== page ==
Real Toads Weekend Mini-challenge

For Kerry at Real Toads.  the prompt is based on the last line of William Blake’s Garden of Love.  http://withrealtoads.blogspot.com/2017/10/micro-poetry-binding-with-briars.html  Twelve lines is the limit to this weekend mini=challenge, any form you wish.  To read the poem by Blake: https://www.poetryfoundation.org/poems/45950/the-garden-of-love
For Poets United tomorrow.

Garden of Stars
frozen and tangled
blackberry briars encircle
the sunken grave dug in
silence by the light of stars –
nobody knew her – nobody
cared – the lust that rent her
passed quickly – then rage.
off to find another one
he crept on into the night.
soon another will be planted.
nobody knows them,
nobody cares.

public domain image

12 Comments (+add yours?)

  1. Sanaa Rizvi (@rizvi_sanaa)
    Oct 21, 2017 @ 17:56:23

    This is beautifully haunting.. love the images of ‘blackberry briars’ and ‘the lust that rent her passed quickly – then rage.”

    Reply

  2. Victoria C. Slotto
    Oct 21, 2017 @ 21:22:46

    Intense. Of course, you leave me with so many untied threads. And that’s good.

    Reply

  3. Björn Rudberg (brudberg)
    Oct 22, 2017 @ 01:58:29

    Oh I do love the question this makes me ask. The language of the grave as reflected from Blake works so well.

    Reply

  4. kim881
    Oct 22, 2017 @ 02:34:06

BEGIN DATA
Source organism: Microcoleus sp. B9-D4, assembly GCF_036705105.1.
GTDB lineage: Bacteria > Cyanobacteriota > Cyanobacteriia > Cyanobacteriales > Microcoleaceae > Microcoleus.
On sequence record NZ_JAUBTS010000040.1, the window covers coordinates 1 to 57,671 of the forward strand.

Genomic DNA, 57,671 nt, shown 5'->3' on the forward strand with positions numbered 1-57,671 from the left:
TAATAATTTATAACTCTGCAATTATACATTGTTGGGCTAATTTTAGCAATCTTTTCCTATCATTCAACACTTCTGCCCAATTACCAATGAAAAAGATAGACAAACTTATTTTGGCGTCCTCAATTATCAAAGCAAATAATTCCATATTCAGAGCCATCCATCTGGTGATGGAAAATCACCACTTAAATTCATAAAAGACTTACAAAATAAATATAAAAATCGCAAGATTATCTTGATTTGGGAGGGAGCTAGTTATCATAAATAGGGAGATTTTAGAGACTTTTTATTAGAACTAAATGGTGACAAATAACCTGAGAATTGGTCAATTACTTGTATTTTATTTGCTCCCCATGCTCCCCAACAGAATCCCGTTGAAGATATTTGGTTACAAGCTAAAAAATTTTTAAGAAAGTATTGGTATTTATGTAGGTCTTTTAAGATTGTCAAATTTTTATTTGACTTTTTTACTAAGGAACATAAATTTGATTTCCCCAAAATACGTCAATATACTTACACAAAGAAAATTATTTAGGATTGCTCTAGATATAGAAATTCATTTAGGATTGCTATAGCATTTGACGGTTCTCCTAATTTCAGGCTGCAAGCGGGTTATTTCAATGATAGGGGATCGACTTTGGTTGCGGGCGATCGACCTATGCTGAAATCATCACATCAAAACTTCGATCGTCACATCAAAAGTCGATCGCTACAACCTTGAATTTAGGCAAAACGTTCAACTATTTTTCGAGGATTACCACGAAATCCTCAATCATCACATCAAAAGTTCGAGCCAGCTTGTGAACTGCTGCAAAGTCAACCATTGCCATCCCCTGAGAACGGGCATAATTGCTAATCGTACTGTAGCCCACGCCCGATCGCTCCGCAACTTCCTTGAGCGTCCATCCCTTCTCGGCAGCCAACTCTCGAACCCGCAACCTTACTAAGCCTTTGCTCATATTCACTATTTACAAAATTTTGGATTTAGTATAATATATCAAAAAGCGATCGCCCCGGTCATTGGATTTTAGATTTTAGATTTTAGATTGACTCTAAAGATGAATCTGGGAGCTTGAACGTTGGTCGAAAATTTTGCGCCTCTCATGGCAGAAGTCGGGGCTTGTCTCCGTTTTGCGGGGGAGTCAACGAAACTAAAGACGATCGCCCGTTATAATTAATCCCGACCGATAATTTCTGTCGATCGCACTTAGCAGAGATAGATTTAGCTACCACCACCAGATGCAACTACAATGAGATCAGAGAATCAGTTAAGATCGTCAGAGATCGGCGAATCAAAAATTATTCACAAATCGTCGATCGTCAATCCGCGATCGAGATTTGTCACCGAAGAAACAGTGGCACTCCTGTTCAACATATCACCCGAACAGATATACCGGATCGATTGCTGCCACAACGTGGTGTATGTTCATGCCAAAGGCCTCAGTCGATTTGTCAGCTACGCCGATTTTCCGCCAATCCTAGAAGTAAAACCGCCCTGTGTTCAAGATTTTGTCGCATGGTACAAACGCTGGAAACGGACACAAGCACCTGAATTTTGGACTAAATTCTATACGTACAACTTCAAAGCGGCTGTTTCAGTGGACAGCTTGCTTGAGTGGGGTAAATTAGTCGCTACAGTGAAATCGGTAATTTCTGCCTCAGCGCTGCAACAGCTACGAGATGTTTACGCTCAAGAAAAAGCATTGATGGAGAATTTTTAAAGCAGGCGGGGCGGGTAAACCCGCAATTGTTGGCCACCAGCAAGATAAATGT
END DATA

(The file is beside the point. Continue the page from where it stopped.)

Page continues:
The title grabbed me, Toni, which reminded me of a romantic piece of yours, a haibun. So when I read the lines:
    ‘frozen and tangled
    blackberry briars encircle
    the sunken grave dug in
    silence by the light of stars’
    I was pulled into the darkness of this poem and then encountered the image of a serial killer planting bodies by the light of stars – and nobody cares. Chilling.

    Reply

  5. Kerry
    Oct 22, 2017 @ 08:22:55

    The imagery of the opening lines creates the scene perfectly. A sorrowful tale indeed.

    Reply

  6. Laura Bloomsbury
    Oct 22, 2017 @ 11:35:38

    indeed chilling from the first line which sets the scene for the murderously macabre in the briars

    Reply

  7. paul scribbles
    Oct 22, 2017 @ 15:58:21

    Powerful images in the narrative open doors to all sorts of possibilities.Dark things are afoot.

    Reply

  8. Rosemary Nissen-Wade
    Oct 23, 2017 @ 02:44:15

    Beautifully expressed – and thought-provoking

    Reply

  9. jazzbumpa
    Oct 23, 2017 @ 22:48:28

    I agree with what everyone else said.

    Makes me think of Jack the Ripper.

    namaste
    JzB

    Reply

  10. Margaret Elizabeth Bednar
    Oct 24, 2017 @ 13:28:15

    blackberry briars is beautiful – but the imagery haunting as we read to the end…

    Reply

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